Megan R. Gunnar, PhD
Dr. Gunnar's research focuses on the emotional and social processes that regulate physiological responses to stressful events early in childhood. Much of her work involves the adrenocortical system, a stress-sensitive neuroendrocine system.
- Distinguished McKnight University Professor, Institute of Child Development, University of Minnesota
- Principal Investigator, The International Adoption Project, University of Minnesota
- PhD, 1978, Stanford University
- Gunnar, M. R., & Van Dulmen, M. H. M. (2007). Behavior problems in postinstitutionalized internationally adopted children. Development and Psychopathology, 1, 129-148.
- Gunnar, M., & Pollack, S. D. (2007). Supporting parents so that they can support their internationally adopted children: The larger challenge lurking behind the fatality statistics. Child Maltreatment, 12, 381-382.
- Fisher, P. A., Stoolmiller, M., Gunnar, M. R., Burraston, B. O. (2007). Effects of a therapeutic intervention for foster preschoolers on diurnal cortisol activity. Psychoneuroendocrinology, 32, 892-905.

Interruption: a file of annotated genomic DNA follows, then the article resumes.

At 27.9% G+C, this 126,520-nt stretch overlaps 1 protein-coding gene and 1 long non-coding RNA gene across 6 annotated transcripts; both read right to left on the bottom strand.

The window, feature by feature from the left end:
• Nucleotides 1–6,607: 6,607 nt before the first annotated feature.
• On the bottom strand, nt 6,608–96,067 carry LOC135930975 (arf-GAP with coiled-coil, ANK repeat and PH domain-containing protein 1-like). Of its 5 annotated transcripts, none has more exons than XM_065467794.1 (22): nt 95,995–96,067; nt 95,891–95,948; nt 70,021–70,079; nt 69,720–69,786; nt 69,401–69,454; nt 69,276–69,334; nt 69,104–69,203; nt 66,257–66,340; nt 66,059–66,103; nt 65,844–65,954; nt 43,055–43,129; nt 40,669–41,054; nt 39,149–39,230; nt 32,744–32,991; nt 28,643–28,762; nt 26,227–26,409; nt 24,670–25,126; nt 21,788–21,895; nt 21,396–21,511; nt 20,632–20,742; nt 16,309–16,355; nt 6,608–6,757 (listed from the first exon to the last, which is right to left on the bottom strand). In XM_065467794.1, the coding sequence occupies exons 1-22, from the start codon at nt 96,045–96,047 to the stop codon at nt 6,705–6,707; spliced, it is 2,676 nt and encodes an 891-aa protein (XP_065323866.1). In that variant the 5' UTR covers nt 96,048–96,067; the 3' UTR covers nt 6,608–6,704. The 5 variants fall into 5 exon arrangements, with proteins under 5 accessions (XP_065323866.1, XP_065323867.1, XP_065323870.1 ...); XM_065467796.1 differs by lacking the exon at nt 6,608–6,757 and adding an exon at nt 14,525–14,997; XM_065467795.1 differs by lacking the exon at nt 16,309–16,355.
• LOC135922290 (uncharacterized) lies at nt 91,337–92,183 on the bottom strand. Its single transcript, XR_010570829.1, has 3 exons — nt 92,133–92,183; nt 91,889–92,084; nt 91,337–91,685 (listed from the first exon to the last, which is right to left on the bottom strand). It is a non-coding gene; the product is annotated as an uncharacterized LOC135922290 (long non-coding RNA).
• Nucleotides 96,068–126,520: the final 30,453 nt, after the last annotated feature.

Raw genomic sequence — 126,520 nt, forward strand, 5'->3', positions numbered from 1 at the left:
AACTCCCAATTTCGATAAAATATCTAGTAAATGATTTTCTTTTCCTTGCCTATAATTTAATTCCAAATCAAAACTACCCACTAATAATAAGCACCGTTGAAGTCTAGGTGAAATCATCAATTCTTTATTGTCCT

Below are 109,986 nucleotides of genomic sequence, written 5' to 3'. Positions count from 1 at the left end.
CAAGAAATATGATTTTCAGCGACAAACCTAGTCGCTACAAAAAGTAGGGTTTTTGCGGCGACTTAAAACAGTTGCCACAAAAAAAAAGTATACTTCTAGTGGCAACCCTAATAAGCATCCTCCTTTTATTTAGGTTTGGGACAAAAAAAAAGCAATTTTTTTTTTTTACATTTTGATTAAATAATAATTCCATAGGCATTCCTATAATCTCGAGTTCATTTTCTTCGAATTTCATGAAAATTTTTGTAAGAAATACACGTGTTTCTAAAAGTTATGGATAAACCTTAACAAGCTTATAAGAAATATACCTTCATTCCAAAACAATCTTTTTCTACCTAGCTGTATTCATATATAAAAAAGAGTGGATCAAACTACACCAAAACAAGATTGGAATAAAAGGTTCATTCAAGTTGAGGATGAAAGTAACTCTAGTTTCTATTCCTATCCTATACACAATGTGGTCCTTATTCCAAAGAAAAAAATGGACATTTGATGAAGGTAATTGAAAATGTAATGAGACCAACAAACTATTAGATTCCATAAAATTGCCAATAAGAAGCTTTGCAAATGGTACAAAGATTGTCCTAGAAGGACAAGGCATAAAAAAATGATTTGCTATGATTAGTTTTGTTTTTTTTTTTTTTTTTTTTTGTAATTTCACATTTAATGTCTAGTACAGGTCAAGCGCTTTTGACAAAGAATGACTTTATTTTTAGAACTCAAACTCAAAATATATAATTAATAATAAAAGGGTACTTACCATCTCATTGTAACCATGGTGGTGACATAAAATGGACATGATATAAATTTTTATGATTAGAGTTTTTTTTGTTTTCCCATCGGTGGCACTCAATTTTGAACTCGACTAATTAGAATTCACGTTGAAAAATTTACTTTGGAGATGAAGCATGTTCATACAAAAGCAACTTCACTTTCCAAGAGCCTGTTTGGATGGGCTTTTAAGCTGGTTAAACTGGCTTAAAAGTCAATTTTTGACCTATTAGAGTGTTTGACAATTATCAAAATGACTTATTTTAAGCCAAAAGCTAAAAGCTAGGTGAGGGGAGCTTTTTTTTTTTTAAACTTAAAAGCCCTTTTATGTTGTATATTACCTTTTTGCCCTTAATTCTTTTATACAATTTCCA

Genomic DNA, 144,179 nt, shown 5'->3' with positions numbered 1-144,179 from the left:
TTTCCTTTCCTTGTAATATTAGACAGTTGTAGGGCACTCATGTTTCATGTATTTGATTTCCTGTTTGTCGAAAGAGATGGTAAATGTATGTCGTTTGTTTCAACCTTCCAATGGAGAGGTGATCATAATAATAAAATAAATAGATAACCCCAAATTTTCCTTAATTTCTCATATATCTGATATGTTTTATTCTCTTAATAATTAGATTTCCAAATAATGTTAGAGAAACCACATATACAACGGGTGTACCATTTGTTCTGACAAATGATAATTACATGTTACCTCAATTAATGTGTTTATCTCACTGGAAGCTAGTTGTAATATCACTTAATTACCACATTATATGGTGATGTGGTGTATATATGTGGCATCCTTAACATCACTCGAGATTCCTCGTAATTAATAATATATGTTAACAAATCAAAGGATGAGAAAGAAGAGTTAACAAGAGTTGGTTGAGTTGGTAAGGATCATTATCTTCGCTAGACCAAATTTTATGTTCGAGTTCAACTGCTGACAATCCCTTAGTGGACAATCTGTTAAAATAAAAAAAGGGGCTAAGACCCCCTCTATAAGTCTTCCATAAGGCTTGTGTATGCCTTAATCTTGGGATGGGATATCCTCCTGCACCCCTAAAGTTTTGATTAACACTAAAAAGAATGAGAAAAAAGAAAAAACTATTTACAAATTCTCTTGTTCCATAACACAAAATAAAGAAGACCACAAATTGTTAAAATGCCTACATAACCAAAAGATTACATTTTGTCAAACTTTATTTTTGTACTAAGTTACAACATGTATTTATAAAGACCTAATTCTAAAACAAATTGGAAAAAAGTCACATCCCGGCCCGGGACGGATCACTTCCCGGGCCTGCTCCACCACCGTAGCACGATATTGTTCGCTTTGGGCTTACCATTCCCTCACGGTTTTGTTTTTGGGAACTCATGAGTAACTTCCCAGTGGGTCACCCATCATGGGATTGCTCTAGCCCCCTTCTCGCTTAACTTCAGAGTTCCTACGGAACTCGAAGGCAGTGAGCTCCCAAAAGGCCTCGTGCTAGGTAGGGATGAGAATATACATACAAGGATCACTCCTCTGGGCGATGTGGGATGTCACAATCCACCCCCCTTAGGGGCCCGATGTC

- Gunnar, M. R. (2007). Stress effects on the developing brain. In D. Romer & E. F. Walker (Eds.), Adolescent psychopathology and the developing brain: Integrating brain and prevention science (pp. 127-147). New York: Oxford.
- Gunnar, M., & Quevedo, K. (2007). The neurobiology of stress and development. Annual Review of Psychology, 58, 145-173.
- Benefits of the K Award
- Develop Your Story
- Establishing Your Area of Expertise
- Just Say No
- Out of the Nest
- Surviving Difficult Funding Periods
- The Minefield of Multidisciplinary Work
- Where There's a Will, There's a Way